Parkland Shooting Investigation: Criticized Deputy Refuses to Testify About School Massacre

Joseph DiRuzzo, the attorney representing disgraced school deputy Scot Peterson, informs the Marjory Stoneman Douglas High School Public Safety Commission that his client will not be testifying on Nov. 15, 2018, in Sunrise, Fla.
Joseph DiRuzzo, the attorney representing disgraced school deputy Scot Peterson, informs the Marjory Stoneman Douglas High School Public Safety Commission that his client will not be testifying on Nov. 15, 2018, in Sunrise, Fla.
—Mike Stocker/South Florida Sun-Sentinel via AP
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Fort Lauderdale, Fla.

The then-sheriff's deputy who was on campus during the Florida high school massacre but didn't confront the shooter declined to testify Thursday before a state commission investigating it.

Former Broward County Deputy Scot Peterson failed to appear before the Marjory Stoneman Douglas High School Public Safety Commission, where he would have been asked why he did not enter the building where 14 students and three staff members died Feb. 14 and try to stop the shooter.

Instead, his attorney Joseph DiRuzzo appeared instead and told the 14-member panel and the packed crowd he had filed a lawsuit earlier Thursday to quash the panel's subpoena.

One victim's father said to DiRuzzo as he left, "He didn't do his job. My daughter should be alive."

There had been speculation Peterson might invoke the Fifth Amendment and refuse to testify as a criminal investigation of law enforcement's response continues.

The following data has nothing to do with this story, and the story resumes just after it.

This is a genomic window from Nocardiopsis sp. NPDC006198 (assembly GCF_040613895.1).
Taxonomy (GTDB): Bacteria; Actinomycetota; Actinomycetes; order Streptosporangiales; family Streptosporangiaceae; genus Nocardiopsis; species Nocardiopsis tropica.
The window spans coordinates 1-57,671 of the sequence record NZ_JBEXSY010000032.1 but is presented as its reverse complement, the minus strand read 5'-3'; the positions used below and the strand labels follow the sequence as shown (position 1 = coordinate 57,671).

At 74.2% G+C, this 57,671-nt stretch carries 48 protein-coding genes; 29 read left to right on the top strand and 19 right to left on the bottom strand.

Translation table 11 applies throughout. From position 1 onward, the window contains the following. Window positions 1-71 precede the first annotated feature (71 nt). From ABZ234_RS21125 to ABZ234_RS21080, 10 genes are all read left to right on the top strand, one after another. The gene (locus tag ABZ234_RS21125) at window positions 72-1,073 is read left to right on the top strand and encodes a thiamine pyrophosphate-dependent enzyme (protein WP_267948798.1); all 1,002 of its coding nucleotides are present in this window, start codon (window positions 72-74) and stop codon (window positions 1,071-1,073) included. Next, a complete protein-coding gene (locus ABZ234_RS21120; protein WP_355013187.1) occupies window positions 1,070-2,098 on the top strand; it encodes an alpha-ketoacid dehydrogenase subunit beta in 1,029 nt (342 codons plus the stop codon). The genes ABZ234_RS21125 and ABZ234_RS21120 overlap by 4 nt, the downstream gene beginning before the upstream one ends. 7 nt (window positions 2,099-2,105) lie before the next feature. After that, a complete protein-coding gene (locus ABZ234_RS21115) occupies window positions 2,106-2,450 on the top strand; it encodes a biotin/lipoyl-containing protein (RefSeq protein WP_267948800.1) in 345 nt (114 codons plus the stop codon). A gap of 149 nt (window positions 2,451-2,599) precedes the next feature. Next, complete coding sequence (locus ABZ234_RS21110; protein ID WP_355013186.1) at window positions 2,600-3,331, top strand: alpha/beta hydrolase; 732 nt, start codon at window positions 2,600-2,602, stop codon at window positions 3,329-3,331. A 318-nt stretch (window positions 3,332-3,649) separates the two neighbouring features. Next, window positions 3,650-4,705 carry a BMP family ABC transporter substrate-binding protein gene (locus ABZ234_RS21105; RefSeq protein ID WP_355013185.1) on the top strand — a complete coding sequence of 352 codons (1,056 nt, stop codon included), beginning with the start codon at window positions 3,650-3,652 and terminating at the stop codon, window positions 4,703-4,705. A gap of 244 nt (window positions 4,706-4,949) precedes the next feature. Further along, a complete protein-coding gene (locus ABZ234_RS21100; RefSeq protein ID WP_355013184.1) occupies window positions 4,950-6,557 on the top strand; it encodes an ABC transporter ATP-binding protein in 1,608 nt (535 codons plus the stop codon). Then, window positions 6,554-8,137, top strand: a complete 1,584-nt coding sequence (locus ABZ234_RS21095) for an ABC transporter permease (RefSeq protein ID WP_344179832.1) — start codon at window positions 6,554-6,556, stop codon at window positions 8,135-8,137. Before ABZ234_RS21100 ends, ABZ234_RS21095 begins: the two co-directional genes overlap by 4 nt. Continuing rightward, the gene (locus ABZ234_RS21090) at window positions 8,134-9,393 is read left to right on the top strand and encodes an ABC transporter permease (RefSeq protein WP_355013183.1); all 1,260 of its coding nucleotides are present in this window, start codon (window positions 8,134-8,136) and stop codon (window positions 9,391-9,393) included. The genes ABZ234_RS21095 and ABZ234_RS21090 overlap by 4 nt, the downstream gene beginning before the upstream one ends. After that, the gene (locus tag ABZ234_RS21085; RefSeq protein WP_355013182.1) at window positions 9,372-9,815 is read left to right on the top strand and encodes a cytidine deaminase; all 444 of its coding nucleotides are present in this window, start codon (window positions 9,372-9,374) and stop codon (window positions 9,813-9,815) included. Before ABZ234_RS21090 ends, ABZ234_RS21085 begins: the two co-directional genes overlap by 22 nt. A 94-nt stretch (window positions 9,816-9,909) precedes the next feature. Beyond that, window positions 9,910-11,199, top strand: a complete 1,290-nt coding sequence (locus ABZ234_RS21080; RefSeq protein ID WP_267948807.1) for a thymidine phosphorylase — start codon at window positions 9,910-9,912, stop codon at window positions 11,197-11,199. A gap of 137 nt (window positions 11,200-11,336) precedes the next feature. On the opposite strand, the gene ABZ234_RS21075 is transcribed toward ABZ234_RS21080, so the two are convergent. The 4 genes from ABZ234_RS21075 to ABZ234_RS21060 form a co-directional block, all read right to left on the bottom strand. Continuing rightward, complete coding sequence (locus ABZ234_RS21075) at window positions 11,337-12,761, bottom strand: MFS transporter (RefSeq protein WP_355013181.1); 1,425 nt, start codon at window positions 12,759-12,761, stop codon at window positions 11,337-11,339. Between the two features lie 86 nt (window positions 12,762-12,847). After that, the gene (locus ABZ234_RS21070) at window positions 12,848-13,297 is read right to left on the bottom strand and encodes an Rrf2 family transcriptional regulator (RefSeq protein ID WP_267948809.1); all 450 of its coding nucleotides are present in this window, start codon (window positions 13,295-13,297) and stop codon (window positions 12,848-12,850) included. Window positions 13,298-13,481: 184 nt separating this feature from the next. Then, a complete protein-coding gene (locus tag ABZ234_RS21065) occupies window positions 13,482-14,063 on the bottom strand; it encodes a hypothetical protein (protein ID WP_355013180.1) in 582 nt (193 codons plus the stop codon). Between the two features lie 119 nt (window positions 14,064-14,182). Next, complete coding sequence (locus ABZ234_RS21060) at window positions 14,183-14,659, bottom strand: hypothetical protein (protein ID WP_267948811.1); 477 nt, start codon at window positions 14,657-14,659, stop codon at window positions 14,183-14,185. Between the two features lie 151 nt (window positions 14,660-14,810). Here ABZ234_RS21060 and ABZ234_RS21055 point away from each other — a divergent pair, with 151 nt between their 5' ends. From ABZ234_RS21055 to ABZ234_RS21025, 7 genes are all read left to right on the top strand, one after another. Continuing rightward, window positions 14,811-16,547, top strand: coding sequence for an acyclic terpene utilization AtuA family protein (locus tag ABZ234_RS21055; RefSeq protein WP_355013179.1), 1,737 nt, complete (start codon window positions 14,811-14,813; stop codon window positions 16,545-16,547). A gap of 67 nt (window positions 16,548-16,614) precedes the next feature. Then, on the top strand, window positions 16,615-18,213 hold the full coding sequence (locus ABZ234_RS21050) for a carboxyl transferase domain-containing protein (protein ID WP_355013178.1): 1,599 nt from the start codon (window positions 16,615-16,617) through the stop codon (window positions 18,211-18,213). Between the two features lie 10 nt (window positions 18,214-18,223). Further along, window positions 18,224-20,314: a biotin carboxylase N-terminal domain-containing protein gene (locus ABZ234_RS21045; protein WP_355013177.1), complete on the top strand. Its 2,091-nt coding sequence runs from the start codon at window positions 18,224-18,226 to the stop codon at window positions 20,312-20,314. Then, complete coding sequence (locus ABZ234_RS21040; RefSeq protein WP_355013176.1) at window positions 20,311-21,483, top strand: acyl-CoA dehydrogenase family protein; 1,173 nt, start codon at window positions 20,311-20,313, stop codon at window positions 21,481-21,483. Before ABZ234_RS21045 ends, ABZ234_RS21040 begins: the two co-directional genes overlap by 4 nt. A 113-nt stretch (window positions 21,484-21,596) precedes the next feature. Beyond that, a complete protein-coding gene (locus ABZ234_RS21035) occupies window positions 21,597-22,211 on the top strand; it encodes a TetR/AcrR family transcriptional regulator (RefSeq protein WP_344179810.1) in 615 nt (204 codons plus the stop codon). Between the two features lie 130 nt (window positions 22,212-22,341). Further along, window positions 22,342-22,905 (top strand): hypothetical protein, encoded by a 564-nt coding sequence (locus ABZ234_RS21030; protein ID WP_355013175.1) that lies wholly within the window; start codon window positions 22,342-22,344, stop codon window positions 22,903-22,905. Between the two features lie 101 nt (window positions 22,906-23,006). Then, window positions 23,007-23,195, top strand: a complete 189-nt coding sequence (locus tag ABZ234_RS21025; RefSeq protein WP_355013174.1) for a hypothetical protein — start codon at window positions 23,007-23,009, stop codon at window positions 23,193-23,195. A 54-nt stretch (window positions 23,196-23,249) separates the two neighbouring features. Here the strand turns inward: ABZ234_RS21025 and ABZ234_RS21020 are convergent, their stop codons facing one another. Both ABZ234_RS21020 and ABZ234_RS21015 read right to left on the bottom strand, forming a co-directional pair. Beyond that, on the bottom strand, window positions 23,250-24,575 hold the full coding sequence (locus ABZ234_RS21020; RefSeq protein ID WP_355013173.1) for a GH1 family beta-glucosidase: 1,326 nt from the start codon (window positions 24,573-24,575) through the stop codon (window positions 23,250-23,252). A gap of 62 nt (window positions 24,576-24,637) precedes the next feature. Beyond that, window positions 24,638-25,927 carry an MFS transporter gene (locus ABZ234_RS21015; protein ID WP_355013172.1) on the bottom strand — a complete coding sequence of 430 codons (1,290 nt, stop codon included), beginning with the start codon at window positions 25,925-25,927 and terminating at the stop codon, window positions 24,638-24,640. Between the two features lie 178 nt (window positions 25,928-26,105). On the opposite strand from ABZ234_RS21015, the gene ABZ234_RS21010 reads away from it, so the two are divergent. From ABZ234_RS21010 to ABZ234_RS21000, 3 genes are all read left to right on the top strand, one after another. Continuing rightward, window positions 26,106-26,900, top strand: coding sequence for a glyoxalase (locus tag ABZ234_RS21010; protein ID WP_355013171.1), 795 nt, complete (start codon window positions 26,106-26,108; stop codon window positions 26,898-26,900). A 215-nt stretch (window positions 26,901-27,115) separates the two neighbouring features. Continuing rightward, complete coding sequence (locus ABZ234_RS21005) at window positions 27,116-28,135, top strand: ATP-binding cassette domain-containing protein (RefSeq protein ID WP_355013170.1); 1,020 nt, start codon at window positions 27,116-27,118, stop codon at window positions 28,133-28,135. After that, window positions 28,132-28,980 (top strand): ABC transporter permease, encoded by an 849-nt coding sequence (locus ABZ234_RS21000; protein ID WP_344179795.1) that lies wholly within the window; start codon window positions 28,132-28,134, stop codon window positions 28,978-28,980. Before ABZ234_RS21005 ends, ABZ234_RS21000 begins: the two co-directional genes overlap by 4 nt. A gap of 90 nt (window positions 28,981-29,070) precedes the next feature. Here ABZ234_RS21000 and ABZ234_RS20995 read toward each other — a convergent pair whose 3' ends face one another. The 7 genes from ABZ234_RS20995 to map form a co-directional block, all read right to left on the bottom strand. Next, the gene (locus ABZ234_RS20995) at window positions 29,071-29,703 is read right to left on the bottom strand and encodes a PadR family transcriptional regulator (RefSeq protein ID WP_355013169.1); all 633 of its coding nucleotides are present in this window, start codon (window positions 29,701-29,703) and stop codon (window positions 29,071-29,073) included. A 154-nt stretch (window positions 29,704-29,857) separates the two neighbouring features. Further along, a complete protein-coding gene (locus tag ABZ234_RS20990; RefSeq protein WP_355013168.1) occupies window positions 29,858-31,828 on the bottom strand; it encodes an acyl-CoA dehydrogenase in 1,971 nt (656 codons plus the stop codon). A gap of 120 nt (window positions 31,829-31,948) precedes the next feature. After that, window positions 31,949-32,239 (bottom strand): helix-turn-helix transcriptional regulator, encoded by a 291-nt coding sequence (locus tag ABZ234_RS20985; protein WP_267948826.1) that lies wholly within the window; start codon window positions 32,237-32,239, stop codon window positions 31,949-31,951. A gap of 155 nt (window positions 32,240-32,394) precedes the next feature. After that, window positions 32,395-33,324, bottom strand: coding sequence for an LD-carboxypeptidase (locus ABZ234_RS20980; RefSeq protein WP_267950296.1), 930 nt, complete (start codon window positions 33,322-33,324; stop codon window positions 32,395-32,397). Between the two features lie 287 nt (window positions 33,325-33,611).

Some of the heaviest criticism Peterson received Wednesday as commissioners watched a presentation on his actions came from the panel's law enforcement officials. The commission believes Peterson could have prevented at least six deaths if he entered the building immediately, but he took cover, drew his gun, and never went inside.

"He was a cop in name only," Polk County Sheriff Grady Judd said. "If he had been a real cop, he would have run in there with that gun."

"He ran. He did not want to go in," said Pinellas County Sheriff Bob Gualtieri, the commission's chairman. The panel also includes educators, mental health professionals, a legislator, and the fathers of two slain students.

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Peterson told investigators he heard only two or three shots and didn't know whether they were coming from inside or outside the three-story freshman building. That is contradicted by radio calls in which he correctly identifies the building as the shooter's location. Bullets also came out a window almost directly above where he took cover. About 150 shots were fired.

Peterson, 55, retired shortly after the shooting rather than accept a suspension while an internal investigation was conducted.

Former student Nikolas Cruz, 20, is charged with the slayings. He faces a possible death sentence.

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